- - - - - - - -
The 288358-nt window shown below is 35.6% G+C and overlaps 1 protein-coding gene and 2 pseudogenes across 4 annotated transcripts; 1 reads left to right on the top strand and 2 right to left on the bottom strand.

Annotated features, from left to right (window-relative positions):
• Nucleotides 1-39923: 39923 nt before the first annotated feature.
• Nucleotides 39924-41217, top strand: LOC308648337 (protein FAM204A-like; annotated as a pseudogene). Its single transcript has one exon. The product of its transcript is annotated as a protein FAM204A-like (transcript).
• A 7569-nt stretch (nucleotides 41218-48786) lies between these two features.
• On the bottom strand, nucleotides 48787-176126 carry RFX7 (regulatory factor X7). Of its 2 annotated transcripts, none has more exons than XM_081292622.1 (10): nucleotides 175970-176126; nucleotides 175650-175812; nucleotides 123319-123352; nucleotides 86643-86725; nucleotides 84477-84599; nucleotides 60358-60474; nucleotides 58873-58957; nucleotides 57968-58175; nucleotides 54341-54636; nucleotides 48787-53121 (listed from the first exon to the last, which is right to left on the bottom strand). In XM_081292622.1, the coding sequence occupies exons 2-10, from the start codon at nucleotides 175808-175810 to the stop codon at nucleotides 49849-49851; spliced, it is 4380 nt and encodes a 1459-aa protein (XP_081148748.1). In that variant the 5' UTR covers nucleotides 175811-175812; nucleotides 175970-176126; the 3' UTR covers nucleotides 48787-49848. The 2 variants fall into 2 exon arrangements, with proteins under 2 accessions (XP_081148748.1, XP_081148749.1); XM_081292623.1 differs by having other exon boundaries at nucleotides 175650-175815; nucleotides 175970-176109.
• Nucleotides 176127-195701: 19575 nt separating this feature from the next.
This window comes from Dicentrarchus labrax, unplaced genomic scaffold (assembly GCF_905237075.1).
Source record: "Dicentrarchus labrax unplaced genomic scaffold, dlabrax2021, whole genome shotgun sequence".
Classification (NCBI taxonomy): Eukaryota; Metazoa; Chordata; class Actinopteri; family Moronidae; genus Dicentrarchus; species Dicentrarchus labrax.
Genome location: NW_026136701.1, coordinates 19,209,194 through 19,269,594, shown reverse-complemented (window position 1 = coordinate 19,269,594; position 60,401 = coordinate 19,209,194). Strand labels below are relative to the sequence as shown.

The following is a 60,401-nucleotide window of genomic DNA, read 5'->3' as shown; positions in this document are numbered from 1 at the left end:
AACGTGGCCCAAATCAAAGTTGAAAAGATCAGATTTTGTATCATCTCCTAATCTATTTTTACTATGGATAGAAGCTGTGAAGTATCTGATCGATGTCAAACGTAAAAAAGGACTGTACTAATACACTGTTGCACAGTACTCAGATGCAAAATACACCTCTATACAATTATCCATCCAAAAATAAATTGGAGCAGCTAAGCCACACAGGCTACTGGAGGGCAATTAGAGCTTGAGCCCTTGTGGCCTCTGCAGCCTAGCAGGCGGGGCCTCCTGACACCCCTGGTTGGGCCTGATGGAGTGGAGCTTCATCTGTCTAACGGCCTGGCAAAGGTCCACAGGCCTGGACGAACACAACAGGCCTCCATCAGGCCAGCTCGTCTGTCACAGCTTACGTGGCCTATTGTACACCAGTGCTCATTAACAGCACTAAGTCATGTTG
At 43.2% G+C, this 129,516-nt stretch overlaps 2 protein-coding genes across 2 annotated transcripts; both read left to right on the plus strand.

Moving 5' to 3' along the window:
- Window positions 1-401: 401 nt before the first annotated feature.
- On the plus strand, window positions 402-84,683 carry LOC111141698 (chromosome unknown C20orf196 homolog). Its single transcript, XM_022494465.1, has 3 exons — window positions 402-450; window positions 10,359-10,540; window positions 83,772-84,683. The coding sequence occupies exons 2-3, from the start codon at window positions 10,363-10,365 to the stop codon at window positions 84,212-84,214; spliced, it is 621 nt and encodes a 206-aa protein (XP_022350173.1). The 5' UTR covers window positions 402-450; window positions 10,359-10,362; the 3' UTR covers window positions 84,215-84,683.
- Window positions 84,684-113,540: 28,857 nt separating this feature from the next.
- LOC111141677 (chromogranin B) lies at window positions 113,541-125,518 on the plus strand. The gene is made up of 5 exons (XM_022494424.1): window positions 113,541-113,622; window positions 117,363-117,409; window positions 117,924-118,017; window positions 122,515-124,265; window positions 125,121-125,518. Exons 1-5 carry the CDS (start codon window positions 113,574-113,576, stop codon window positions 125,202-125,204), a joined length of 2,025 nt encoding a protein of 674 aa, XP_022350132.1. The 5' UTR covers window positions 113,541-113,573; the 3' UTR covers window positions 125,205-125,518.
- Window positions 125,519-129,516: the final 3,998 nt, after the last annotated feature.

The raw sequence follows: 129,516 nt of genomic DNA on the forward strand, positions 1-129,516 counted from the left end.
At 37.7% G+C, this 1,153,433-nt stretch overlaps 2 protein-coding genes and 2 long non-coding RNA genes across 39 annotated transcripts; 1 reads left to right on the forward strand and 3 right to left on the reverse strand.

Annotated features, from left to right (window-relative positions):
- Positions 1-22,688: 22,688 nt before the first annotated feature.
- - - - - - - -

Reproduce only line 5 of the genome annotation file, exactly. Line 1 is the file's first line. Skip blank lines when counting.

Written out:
• A 7569-nt stretch (nucleotides 41218-48786) lies between these two features.